If you are a parent or a grandparent, if you have not taken a stand in opposition to the completion of the Keystone XL pipeline, what in the world are you thinking? You have an obligation to your children, and to your grandchildren to leave them a planet on which they will be able to live. We all owe that to those who will need, just as we needed, a planet that is as livable as we’ve enjoyed.
I often ponder the question, “Why would a parent sock away money for their child’s, or, their children’s education?”
Most parents would say, “Because I want my children to have an opportunity to get a good job, with the hope of making a good living.”
I ask you, the parent, to consider this question, “What kind of life, or, better yet, what kind of living can our children possibly have when the livability of our planet may be so dire and so horribly depleted that no amount of money will make a difference in how an occupant of planet Earth will live?”
In my view of where the quality of life on Earth will be going in the next 10 to 100 years, here’s my analysis of what we will most likely experience, unless we promptly and seriously, curtail our consumption of Fossil fuels:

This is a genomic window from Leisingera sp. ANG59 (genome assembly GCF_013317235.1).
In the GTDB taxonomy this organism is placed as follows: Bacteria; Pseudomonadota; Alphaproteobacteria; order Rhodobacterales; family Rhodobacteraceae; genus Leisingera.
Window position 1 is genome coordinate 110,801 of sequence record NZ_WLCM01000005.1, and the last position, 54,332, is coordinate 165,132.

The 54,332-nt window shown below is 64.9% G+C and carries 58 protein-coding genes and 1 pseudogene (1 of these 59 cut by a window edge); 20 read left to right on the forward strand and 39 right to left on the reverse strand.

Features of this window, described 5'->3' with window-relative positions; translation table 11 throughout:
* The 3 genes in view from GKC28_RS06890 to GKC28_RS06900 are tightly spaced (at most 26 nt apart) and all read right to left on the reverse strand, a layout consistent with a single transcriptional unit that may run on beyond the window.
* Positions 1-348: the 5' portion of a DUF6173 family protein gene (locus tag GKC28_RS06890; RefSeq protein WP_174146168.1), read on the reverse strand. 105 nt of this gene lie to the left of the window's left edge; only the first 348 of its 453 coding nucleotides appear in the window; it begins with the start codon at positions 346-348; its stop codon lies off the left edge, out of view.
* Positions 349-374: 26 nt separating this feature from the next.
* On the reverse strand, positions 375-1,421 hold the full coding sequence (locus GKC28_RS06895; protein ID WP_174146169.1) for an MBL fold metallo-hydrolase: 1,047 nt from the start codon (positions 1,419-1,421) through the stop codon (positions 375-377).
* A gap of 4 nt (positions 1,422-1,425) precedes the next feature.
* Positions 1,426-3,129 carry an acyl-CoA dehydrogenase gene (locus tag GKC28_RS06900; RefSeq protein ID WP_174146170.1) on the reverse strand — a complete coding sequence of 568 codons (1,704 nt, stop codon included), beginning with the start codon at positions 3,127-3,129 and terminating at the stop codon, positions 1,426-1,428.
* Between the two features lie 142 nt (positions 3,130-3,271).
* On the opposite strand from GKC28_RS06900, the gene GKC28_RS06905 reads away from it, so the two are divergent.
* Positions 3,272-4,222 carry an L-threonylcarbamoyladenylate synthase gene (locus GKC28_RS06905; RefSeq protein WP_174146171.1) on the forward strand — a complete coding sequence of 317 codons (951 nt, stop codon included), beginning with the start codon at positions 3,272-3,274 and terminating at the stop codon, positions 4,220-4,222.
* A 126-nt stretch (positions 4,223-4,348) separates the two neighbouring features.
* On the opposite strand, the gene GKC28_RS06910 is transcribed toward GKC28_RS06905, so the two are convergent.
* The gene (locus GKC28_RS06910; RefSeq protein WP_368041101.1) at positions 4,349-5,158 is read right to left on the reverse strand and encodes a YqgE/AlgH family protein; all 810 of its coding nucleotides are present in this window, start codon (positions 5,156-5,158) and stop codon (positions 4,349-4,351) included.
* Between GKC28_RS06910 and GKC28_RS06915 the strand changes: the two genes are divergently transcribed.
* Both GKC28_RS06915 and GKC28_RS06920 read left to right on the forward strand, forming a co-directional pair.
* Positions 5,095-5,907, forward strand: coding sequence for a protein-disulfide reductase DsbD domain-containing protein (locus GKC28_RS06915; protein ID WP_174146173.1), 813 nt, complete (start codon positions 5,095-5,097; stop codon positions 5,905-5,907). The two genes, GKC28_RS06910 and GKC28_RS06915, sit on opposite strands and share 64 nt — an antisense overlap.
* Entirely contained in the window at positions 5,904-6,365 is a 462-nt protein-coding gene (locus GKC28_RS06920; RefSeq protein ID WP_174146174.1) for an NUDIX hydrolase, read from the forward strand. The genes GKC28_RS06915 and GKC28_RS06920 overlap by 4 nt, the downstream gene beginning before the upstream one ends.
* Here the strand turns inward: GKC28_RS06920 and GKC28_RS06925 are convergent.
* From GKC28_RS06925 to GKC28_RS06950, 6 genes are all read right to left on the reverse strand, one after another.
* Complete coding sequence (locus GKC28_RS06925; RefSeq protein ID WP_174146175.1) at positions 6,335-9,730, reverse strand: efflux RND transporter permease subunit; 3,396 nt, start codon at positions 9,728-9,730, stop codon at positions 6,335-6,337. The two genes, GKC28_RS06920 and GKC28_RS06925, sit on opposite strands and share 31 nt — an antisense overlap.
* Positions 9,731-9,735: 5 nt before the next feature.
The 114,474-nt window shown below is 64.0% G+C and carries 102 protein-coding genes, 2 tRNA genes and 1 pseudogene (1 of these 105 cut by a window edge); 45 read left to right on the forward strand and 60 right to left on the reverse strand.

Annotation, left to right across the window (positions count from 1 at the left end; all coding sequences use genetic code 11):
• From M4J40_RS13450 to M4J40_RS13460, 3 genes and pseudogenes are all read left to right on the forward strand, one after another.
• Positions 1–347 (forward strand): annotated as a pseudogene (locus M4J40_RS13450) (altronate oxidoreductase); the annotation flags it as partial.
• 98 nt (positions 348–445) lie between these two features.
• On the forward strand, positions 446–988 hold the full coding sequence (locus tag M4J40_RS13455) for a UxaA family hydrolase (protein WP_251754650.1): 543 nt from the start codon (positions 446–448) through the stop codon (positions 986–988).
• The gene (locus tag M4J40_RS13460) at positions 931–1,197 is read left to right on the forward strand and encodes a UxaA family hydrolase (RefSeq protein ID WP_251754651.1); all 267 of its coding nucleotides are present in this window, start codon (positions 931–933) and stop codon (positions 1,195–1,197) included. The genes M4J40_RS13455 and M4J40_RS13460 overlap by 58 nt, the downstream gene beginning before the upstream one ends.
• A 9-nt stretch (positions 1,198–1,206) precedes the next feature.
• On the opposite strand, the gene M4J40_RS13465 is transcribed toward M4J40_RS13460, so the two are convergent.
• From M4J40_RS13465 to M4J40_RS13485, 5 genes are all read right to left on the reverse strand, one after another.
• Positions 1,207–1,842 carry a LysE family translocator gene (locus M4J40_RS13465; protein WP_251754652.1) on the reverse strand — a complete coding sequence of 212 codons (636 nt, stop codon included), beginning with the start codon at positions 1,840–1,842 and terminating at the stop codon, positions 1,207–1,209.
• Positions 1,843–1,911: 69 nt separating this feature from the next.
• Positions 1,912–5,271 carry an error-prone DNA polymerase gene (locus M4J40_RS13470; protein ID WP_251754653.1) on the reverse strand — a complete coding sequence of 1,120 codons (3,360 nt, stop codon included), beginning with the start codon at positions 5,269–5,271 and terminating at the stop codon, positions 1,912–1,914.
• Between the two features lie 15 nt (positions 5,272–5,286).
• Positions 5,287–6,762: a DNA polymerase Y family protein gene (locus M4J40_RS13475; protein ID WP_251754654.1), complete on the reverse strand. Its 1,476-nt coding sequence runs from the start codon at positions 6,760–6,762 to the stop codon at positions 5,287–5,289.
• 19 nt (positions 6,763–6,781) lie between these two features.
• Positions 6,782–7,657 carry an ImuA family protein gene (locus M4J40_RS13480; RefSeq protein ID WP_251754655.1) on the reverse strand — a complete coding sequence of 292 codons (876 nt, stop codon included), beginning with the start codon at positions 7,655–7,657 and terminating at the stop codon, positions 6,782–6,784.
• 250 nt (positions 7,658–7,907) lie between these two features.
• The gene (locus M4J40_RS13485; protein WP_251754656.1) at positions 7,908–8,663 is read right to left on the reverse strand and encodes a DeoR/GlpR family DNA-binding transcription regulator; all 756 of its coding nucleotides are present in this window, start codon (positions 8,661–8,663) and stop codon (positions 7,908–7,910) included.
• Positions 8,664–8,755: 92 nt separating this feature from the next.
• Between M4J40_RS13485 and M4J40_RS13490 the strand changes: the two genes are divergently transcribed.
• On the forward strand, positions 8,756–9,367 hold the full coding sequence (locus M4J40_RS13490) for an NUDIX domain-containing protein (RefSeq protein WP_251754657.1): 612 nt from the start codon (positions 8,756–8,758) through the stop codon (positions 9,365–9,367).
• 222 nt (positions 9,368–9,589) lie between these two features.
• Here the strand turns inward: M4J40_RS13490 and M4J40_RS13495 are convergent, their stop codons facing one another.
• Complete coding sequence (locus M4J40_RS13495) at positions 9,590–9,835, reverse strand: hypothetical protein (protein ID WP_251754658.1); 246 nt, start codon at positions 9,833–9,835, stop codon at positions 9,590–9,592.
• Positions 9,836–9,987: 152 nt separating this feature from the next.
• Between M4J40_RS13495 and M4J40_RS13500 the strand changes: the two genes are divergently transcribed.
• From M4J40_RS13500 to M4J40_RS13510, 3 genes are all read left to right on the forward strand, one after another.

We must quickly, and dramatically reduce our dependence on crude oil. The damage we are causing in the extraction, production, refining and transmission processes, are so completely and quickly destroying forests, grasslands, soils, freshwater and saltwater ecosystems — as well as the quality of air we need to breathe — that are all so vitally important to the health of our planet and ultimately to human health. The quality of air we need to breathe is continuing to deteriorate. As well, the ability of humans to enjoy safe and nutritious foods depends on the continued health of all ecosystems. When our major ecosystems fail, we will ultimately fail.